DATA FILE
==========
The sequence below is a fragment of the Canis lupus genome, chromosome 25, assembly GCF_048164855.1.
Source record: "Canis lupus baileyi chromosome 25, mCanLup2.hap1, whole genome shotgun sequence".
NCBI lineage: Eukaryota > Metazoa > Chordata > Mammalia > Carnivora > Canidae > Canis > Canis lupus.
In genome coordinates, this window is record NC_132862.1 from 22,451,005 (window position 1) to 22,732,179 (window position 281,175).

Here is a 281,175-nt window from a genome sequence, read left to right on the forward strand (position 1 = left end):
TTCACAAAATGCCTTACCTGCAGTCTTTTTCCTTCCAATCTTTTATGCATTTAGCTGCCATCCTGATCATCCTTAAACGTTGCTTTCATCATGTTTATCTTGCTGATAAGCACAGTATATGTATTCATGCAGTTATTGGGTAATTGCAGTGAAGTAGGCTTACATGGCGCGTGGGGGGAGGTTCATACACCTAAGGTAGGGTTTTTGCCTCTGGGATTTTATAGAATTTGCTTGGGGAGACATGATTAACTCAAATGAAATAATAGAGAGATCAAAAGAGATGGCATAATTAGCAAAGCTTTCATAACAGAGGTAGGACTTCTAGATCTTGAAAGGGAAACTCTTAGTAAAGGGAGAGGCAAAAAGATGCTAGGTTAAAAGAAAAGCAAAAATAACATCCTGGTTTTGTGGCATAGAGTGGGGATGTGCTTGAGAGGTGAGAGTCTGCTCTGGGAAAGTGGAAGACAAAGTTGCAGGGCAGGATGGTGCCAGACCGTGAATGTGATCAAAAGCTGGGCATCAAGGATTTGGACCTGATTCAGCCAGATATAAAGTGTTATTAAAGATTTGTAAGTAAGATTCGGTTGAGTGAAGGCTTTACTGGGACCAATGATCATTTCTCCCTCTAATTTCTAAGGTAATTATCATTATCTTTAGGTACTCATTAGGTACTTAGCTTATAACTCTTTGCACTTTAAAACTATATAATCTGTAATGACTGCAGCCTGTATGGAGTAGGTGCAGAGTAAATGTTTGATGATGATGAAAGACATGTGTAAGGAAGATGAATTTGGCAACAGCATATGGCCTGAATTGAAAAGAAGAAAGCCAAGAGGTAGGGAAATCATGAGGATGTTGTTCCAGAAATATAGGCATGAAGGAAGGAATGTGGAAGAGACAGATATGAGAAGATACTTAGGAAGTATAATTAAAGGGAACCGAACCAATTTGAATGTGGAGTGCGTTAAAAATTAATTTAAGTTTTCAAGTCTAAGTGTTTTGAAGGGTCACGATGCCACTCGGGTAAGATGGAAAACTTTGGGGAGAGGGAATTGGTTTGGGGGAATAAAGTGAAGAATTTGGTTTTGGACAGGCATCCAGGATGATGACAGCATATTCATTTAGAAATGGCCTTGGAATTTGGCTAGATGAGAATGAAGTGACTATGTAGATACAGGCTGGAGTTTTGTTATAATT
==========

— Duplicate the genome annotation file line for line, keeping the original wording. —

The sequence below is a fragment of the Canis lupus genome, chromosome 25, assembly GCF_048164855.1.
Source record: "Canis lupus baileyi chromosome 25, mCanLup2.hap1, whole genome shotgun sequence".
NCBI lineage: Eukaryota > Metazoa > Chordata > Mammalia > Carnivora > Canidae > Canis > Canis lupus.
In genome coordinates, this window is record NC_132862.1 from 22,451,005 (window position 1) to 22,732,179 (window position 281,175).

Here is a 281,175-nt window from a genome sequence, read left to right on the forward strand (position 1 = left end):
TTCACAAAATGCCTTACCTGCAGTCTTTTTCCTTCCAATCTTTTATGCATTTAGCTGCCATCCTGATCATCCTTAAACGTTGCTTTCATCATGTTTATCTTGCTGATAAGCACAGTATATGTATTCATGCAGTTATTGGGTAATTGCAGTGAAGTAGGCTTACATGGCGCGTGGGGGGAGGTTCATACACCTAAGGTAGGGTTTTTGCCTCTGGGATTTTATAGAATTTGCTTGGGGAGACATGATTAACTCAAATGAAATAATAGAGAGATCAAAAGAGATGGCATAATTAGCAAAGCTTTCATAACAGAGGTAGGACTTCTAGATCTTGAAAGGGAAACTCTTAGTAAAGGGAGAGGCAAAAAGATGCTAGGTTAAAAGAAAAGCAAAAATAACATCCTGGTTTTGTGGCATAGAGTGGGGATGTGCTTGAGAGGTGAGAGTCTGCTCTGGGAAAGTGGAAGACAAAGTTGCAGGGCAGGATGGTGCCAGACCGTGAATGTGATCAAAAGCTGGGCATCAAGGATTTGGACCTGATTCAGCCAGATATAAAGTGTTATTAAAGATTTGTAAGTAAGATTCGGTTGAGTGAAGGCTTTACTGGGACCAATGATCATTTCTCCCTCTAATTTCTAAGGTAATTATCATTATCTTTAGGTACTCATTAGGTACTTAGCTTATAACTCTTTGCACTTTAAAACTATATAATCTGTAATGACTGCAGCCTGTATGGAGTAGGTGCAGAGTAAATGTTTGATGATGATGAAAGACATGTGTAAGGAAGATGAATTTGGCAACAGCATATGGCCTGAATTGAAAAGAAGAAAGCCAAGAGGTAGGGAAATCATGAGGATGTTGTTCCAGAAATATAGGCATGAAGGAAGGAATGTGGAAGAGACAGATATGAGAAGATACTTAGGAAGTATAATTAAAGGGAACCGAACCAATTTGAATGTGGAGTGCGTTAAAAATTAATTTAAGTTTTCAAGTCTAAGTGTTTTGAAGGGTCACGATGCCACTCGGGTAAGATGGAAAACTTTGGGGAGAGGGAATTGGTTTGGGGGAATAAAGTGAAGAATTTGGTTTTGGACAGGCATCCAGGATGATGACAGCATATTCATTTAGAAATGGCCTTGGAATTTGGCTAGATGAGAATGAAGTGACTATGTAGATACAGGCTGGAGTTTTGTTATAATT